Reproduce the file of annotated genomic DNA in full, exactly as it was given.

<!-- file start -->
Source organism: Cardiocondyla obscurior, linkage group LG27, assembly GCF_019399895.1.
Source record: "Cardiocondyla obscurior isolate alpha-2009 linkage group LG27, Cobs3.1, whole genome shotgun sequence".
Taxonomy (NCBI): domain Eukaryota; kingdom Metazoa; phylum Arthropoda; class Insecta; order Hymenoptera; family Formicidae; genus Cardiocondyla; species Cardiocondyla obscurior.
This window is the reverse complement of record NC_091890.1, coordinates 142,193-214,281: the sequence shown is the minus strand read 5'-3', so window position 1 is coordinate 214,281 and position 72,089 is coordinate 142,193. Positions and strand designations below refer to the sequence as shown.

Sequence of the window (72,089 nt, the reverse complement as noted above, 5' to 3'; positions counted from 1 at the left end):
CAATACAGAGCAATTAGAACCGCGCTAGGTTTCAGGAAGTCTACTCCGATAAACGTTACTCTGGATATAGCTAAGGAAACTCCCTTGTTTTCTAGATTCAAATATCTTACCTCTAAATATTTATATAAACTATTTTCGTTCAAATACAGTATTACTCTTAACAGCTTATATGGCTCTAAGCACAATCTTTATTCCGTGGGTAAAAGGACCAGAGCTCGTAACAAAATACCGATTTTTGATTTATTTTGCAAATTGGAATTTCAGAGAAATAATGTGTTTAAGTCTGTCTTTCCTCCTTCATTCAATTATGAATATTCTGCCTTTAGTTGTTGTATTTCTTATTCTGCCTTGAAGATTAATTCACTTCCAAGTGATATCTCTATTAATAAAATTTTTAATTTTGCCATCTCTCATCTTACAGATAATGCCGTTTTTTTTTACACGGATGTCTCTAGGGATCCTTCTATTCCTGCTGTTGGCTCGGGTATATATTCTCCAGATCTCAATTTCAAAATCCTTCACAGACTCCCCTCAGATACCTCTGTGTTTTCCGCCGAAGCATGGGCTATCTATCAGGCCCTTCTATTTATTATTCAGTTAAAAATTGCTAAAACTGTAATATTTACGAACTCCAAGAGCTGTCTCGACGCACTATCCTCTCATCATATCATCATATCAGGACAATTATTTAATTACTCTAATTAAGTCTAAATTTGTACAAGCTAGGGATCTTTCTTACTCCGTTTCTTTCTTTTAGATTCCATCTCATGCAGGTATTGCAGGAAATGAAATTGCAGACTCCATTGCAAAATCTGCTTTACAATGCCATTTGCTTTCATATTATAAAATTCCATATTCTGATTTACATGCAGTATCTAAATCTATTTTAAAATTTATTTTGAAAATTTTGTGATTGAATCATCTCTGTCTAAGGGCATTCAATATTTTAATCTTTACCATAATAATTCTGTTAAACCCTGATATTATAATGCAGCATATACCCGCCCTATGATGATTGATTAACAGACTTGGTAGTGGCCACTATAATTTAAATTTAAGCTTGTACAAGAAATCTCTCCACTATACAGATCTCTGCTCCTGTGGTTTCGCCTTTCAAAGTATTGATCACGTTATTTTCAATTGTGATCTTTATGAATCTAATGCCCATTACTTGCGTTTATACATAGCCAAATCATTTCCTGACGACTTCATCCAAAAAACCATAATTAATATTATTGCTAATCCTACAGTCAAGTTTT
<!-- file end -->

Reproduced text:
Source organism: Cardiocondyla obscurior, linkage group LG27, assembly GCF_019399895.1.
Source record: "Cardiocondyla obscurior isolate alpha-2009 linkage group LG27, Cobs3.1, whole genome shotgun sequence".
Taxonomy (NCBI): domain Eukaryota; kingdom Metazoa; phylum Arthropoda; class Insecta; order Hymenoptera; family Formicidae; genus Cardiocondyla; species Cardiocondyla obscurior.
This window is the reverse complement of record NC_091890.1, coordinates 142,193-214,281: the sequence shown is the minus strand read 5'-3', so window position 1 is coordinate 214,281 and position 72,089 is coordinate 142,193. Positions and strand designations below refer to the sequence as shown.

Sequence of the window (72,089 nt, the reverse complement as noted above, 5' to 3'; positions counted from 1 at the left end):
CAATACAGAGCAATTAGAACCGCGCTAGGTTTCAGGAAGTCTACTCCGATAAACGTTACTCTGGATATAGCTAAGGAAACTCCCTTGTTTTCTAGATTCAAATATCTTACCTCTAAATATTTATATAAACTATTTTCGTTCAAATACAGTATTACTCTTAACAGCTTATATGGCTCTAAGCACAATCTTTATTCCGTGGGTAAAAGGACCAGAGCTCGTAACAAAATACCGATTTTTGATTTATTTTGCAAATTGGAATTTCAGAGAAATAATGTGTTTAAGTCTGTCTTTCCTCCTTCATTCAATTATGAATATTCTGCCTTTAGTTGTTGTATTTCTTATTCTGCCTTGAAGATTAATTCACTTCCAAGTGATATCTCTATTAATAAAATTTTTAATTTTGCCATCTCTCATCTTACAGATAATGCCGTTTTTTTTTACACGGATGTCTCTAGGGATCCTTCTATTCCTGCTGTTGGCTCGGGTATATATTCTCCAGATCTCAATTTCAAAATCCTTCACAGACTCCCCTCAGATACCTCTGTGTTTTCCGCCGAAGCATGGGCTATCTATCAGGCCCTTCTATTTATTATTCAGTTAAAAATTGCTAAAACTGTAATATTTACGAACTCCAAGAGCTGTCTCGACGCACTATCCTCTCATCATATCATCATATCAGGACAATTATTTAATTACTCTAATTAAGTCTAAATTTGTACAAGCTAGGGATCTTTCTTACTCCGTTTCTTTCTTTTAGATTCCATCTCATGCAGGTATTGCAGGAAATGAAATTGCAGACTCCATTGCAAAATCTGCTTTACAATGCCATTTGCTTTCATATTATAAAATTCCATATTCTGATTTACATGCAGTATCTAAATCTATTTTAAAATTTATTTTGAAAATTTTGTGATTGAATCATCTCTGTCTAAGGGCATTCAATATTTTAATCTTTACCATAATAATTCTGTTAAACCCTGATATTATAATGCAGCATATACCCGCCCTATGATGATTGATTAACAGACTTGGTAGTGGCCACTATAATTTAAATTTAAGCTTGTACAAGAAATCTCTCCACTATACAGATCTCTGCTCCTGTGGTTTCGCCTTTCAAAGTATTGATCACGTTATTTTCAATTGTGATCTTTATGAATCTAATGCCCATTACTTGCGTTTATACATAGCCAAATCATTTCCTGACGACTTCATCCAAAAAACCATAATTAATATTATTGCTAATCCTACAGTCAAGTTTT